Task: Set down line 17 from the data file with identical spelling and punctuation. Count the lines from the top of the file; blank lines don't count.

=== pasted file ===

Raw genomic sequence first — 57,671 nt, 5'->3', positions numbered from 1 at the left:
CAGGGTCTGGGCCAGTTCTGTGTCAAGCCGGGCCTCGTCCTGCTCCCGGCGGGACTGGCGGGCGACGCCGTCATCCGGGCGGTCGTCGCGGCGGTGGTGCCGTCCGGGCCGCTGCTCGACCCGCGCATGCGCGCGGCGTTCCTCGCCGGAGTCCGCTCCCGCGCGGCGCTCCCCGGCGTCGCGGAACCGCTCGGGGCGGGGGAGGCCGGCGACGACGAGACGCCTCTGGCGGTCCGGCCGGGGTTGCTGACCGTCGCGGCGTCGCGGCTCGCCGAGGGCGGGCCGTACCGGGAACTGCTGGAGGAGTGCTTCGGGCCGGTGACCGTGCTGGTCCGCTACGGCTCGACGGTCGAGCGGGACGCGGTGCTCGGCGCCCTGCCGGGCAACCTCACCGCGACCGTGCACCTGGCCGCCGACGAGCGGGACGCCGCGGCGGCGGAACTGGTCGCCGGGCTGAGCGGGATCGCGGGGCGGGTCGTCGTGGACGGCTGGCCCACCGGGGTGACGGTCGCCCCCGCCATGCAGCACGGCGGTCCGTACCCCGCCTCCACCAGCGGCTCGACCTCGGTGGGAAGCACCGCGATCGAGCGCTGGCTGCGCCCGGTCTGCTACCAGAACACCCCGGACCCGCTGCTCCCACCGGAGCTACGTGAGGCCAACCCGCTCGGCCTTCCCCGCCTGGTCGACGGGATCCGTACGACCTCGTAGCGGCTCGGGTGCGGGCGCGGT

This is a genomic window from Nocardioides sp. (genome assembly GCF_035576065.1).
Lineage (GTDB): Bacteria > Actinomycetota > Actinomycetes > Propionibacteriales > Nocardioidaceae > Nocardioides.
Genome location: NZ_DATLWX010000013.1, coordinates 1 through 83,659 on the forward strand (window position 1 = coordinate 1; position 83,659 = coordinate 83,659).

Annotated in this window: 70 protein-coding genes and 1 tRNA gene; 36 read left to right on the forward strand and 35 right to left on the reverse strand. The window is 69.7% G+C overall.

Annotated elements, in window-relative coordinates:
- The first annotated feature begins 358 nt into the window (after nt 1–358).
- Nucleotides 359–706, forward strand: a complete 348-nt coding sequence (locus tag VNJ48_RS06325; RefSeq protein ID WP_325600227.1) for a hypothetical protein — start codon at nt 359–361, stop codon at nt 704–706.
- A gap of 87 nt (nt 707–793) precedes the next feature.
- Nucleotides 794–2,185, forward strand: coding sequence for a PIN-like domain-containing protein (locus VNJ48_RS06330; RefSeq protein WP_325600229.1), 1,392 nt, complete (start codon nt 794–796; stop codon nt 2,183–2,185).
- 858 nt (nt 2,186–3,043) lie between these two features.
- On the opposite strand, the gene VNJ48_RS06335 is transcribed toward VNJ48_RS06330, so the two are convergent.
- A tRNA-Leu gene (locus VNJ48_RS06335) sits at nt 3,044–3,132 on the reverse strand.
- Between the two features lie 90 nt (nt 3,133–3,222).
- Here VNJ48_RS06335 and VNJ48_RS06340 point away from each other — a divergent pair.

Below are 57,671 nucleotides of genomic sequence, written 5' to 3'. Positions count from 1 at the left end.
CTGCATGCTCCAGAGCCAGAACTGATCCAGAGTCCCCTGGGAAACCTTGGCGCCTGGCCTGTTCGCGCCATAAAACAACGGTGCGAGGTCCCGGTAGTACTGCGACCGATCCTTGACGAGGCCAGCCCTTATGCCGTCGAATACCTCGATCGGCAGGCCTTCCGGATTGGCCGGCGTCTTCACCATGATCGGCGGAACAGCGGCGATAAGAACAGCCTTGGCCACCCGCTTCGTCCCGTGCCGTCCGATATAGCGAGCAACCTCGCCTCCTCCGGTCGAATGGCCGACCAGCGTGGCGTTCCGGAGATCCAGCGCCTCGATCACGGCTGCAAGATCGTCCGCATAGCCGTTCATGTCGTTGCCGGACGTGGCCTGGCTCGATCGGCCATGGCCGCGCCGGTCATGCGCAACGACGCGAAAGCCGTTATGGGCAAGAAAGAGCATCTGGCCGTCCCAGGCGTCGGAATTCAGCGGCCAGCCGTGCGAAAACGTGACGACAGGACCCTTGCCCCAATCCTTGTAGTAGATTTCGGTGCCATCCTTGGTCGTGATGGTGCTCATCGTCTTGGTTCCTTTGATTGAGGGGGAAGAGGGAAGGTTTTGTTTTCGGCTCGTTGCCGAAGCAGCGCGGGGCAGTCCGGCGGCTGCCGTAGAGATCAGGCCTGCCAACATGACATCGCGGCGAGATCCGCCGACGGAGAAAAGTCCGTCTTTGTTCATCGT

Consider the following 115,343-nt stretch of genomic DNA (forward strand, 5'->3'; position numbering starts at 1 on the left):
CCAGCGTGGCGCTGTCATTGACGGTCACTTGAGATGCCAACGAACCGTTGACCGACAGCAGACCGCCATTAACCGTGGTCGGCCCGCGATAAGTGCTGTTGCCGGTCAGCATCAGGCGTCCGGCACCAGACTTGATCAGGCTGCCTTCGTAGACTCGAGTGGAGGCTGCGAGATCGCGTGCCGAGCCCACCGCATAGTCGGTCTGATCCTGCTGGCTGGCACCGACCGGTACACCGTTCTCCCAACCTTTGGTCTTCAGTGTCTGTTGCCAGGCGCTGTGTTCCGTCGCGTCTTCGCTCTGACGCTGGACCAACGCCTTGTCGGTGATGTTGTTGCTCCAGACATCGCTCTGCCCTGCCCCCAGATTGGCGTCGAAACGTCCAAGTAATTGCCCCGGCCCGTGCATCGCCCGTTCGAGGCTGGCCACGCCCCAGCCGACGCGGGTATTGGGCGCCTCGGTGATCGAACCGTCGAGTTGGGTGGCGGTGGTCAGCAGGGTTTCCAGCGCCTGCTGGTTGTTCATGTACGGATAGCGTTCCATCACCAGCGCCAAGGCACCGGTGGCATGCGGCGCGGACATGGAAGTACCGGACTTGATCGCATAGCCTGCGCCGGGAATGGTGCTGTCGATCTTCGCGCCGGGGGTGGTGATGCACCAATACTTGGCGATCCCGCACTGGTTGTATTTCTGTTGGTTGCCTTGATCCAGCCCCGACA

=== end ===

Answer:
Below are 57,671 nucleotides of genomic sequence, written 5' to 3'. Positions count from 1 at the left end.